Australian PM sworn in

September 14, 2010 12:00 am

, CANBERRA, Sep 14 – Australia\’s first woman prime minister Julia Gillard took office Tuesday at the head of a shaky coalition government after she deposed her predecessor and lost her majority in cliffhanger polls.

The former industrial lawyer, 48, was sworn in for the second time in less than three months after she stunned the country of 22 million by ousting ex-leader Kevin Rudd in June.

"I, Julia Eileen Gillard, do solemnly and sincerely affirm and declare that I will loyally serve the Commonwealth of Australia in the office of prime minister," she told Governor-General Quentin Bryce.

Gillard, who was born in Wales and came to Australia as a "Ten Pound Pom" in 1966, scraped back into power with the support of Greens and independent MPs after August 21 elections returned the first hung parliament in 70 years.

Her centre-left Labor party controls 76 seats in the 150-member House of Representatives, meaning a single defection or death could bring down the government.

Rudd was later sworn in as foreign minister, sitting five seats away from Gillard.

The former leader\’s imposing presence highlights potential rifts in the new cabinet, which also includes the party powerbrokers credited with orchestrating his sudden demise.

Gillard will hope the ceremony marks a new start, after leading a disastrous re-election campaign and only narrowly avoiding becoming the first single-term Australian government since World War II.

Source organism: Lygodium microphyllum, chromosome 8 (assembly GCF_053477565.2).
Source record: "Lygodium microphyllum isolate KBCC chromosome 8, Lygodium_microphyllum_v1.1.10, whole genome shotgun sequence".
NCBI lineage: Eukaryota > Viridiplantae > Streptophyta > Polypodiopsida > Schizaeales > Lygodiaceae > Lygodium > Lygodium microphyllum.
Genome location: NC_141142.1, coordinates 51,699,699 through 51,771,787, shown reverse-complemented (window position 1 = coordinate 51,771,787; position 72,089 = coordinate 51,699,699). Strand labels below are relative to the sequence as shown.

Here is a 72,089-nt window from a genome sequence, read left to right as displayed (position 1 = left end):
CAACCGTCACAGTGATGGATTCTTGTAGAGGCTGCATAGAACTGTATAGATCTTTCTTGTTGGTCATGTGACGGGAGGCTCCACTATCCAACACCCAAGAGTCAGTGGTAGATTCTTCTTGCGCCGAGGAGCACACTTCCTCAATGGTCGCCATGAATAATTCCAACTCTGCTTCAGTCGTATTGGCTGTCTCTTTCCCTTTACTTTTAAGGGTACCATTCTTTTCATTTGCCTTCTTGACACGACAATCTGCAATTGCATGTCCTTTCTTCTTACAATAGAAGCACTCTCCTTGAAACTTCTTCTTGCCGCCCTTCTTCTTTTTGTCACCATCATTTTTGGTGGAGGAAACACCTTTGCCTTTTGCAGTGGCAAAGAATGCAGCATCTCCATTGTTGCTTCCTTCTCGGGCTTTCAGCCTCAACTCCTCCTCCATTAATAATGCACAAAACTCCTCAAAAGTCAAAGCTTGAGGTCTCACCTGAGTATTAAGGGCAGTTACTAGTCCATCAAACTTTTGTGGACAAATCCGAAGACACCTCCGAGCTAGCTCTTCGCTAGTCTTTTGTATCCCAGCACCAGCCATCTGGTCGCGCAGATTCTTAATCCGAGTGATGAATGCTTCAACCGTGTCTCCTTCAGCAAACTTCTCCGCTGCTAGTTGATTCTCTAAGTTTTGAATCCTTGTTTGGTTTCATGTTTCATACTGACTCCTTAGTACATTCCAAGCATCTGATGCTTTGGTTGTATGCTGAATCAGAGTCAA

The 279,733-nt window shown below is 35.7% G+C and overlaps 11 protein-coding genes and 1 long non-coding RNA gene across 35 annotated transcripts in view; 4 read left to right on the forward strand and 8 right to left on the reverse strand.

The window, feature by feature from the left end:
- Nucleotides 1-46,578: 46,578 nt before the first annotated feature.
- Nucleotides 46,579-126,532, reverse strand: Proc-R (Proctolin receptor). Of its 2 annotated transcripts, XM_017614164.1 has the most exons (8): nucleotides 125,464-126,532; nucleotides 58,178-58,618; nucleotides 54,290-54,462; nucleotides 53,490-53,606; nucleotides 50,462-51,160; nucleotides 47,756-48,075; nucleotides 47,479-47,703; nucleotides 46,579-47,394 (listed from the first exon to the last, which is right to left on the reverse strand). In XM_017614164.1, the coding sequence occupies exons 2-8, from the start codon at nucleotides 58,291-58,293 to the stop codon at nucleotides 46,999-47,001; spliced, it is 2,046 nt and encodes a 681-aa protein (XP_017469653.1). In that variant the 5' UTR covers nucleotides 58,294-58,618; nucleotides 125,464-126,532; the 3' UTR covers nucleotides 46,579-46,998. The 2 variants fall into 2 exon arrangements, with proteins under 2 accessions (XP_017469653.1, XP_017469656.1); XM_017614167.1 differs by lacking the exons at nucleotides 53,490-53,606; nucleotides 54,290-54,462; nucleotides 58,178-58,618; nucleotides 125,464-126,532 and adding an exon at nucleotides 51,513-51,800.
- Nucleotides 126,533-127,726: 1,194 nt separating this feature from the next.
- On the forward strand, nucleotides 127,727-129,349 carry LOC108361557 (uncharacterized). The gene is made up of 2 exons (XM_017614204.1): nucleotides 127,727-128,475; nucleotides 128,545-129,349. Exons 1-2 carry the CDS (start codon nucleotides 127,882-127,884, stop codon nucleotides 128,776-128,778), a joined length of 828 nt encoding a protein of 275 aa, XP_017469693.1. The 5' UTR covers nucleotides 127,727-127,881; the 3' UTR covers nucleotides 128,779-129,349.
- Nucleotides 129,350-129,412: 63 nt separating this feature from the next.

She was forced into a late adjustment to her front bench just hours earlier by announcing a minister for Aboriginal health, following strong complaints when the post was left out of the original line-up.

Ex-Midnight Oil singer Peter Garrett returns with an education brief despite being reprimanded after a botched free home insulation scheme that was blamed for four workers\’ deaths and hundreds of house fires.

Disillusionment with the major parties was blamed for creating the rare hung parliament, which came despite strong economic growth and low unemployment underpinned by buoyant mining exports to Asia.

The inconclusive result triggered 17 days of furious horse-trading which eventually came down to the backing of independent MP Rob Oakeshott, who announced his decision on live TV last week.

Gillard must now make good on promises to introduce a new tax on resources profits and measures to ease pollution, while maintaining an eclectic coalition which groups an environment-minded MP with conservative-leaning independents.

"I think it\’s going to be inherently unstable," said political commentator Peter van Onselen. "It\’ll be delicate and it\’ll require the government to take an issue-by-issue approach to its legislation."

The unmarried, atheist and childless prime minister was accompanied at the ceremony by her partner, former hairdresser Tim Mathieson, whose daughter posed in an Australia-flag bikini last week for a racy magazine.

Meanwhile conservative opposition leader Tony Abbott, a Catholic family man who came tantalisingly close to one of Australia\’s great election upsets, named ex-Liberal Party leader Malcolm Turnbull in his new shadow cabinet.

Abbott, a fitness fanatic dubbed the "Mad Monk", claims Gillard failed to win a mandate and will resume his attacks when the new parliament sits on September 28.



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